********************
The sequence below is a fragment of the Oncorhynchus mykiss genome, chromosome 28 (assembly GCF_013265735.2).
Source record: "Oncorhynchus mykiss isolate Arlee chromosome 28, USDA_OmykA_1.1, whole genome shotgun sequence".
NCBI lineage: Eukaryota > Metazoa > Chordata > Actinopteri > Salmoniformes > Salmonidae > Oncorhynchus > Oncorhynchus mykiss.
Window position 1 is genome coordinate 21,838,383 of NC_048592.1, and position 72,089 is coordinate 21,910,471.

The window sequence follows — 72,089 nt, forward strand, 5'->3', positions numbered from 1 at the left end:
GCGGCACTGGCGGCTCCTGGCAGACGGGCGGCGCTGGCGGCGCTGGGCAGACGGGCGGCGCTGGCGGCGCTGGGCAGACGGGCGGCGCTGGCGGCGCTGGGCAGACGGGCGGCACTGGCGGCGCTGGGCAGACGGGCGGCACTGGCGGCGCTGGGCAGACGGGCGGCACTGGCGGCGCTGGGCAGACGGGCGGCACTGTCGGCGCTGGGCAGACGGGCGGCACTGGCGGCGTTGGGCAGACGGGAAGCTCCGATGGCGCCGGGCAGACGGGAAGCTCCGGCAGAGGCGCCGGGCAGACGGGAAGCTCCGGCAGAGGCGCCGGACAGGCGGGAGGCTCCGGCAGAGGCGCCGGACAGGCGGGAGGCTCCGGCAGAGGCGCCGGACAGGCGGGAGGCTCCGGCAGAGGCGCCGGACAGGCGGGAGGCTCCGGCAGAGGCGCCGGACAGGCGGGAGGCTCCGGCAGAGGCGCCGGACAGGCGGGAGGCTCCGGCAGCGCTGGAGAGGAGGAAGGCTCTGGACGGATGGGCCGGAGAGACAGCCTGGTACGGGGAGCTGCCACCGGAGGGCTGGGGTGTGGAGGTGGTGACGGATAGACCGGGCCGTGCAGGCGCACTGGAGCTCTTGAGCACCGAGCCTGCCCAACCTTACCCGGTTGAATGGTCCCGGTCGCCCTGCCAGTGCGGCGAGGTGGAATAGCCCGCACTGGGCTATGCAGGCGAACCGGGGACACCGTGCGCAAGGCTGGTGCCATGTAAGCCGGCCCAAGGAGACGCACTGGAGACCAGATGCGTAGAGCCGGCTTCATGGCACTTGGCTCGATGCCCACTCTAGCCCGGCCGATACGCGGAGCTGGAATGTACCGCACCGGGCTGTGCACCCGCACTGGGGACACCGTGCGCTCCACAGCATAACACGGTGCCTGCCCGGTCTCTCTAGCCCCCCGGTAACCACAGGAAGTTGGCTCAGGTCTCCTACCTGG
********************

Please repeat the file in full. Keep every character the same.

The sequence below is a fragment of the Oncorhynchus mykiss genome, chromosome 28 (assembly GCF_013265735.2).
Source record: "Oncorhynchus mykiss isolate Arlee chromosome 28, USDA_OmykA_1.1, whole genome shotgun sequence".
NCBI lineage: Eukaryota > Metazoa > Chordata > Actinopteri > Salmoniformes > Salmonidae > Oncorhynchus > Oncorhynchus mykiss.
Window position 1 is genome coordinate 21,838,383 of NC_048592.1, and position 72,089 is coordinate 21,910,471.

The window sequence follows — 72,089 nt, forward strand, 5'->3', positions numbered from 1 at the left end:
GCGGCACTGGCGGCTCCTGGCAGACGGGCGGCGCTGGCGGCGCTGGGCAGACGGGCGGCGCTGGCGGCGCTGGGCAGACGGGCGGCGCTGGCGGCGCTGGGCAGACGGGCGGCACTGGCGGCGCTGGGCAGACGGGCGGCACTGGCGGCGCTGGGCAGACGGGCGGCACTGGCGGCGCTGGGCAGACGGGCGGCACTGTCGGCGCTGGGCAGACGGGCGGCACTGGCGGCGTTGGGCAGACGGGAAGCTCCGATGGCGCCGGGCAGACGGGAAGCTCCGGCAGAGGCGCCGGGCAGACGGGAAGCTCCGGCAGAGGCGCCGGACAGGCGGGAGGCTCCGGCAGAGGCGCCGGACAGGCGGGAGGCTCCGGCAGAGGCGCCGGACAGGCGGGAGGCTCCGGCAGAGGCGCCGGACAGGCGGGAGGCTCCGGCAGAGGCGCCGGACAGGCGGGAGGCTCCGGCAGAGGCGCCGGACAGGCGGGAGGCTCCGGCAGCGCTGGAGAGGAGGAAGGCTCTGGACGGATGGGCCGGAGAGACAGCCTGGTACGGGGAGCTGCCACCGGAGGGCTGGGGTGTGGAGGTGGTGACGGATAGACCGGGCCGTGCAGGCGCACTGGAGCTCTTGAGCACCGAGCCTGCCCAACCTTACCCGGTTGAATGGTCCCGGTCGCCCTGCCAGTGCGGCGAGGTGGAATAGCCCGCACTGGGCTATGCAGGCGAACCGGGGACACCGTGCGCAAGGCTGGTGCCATGTAAGCCGGCCCAAGGAGACGCACTGGAGACCAGATGCGTAGAGCCGGCTTCATGGCACTTGGCTCGATGCCCACTCTAGCCCGGCCGATACGCGGAGCTGGAATGTACCGCACCGGGCTGTGCACCCGCACTGGGGACACCGTGCGCTCCACAGCATAACACGGTGCCTGCCCGGTCTCTCTAGCCCCCCGGTAACCACAGGAAGTTGGCTCAGGTCTCCTACCTGG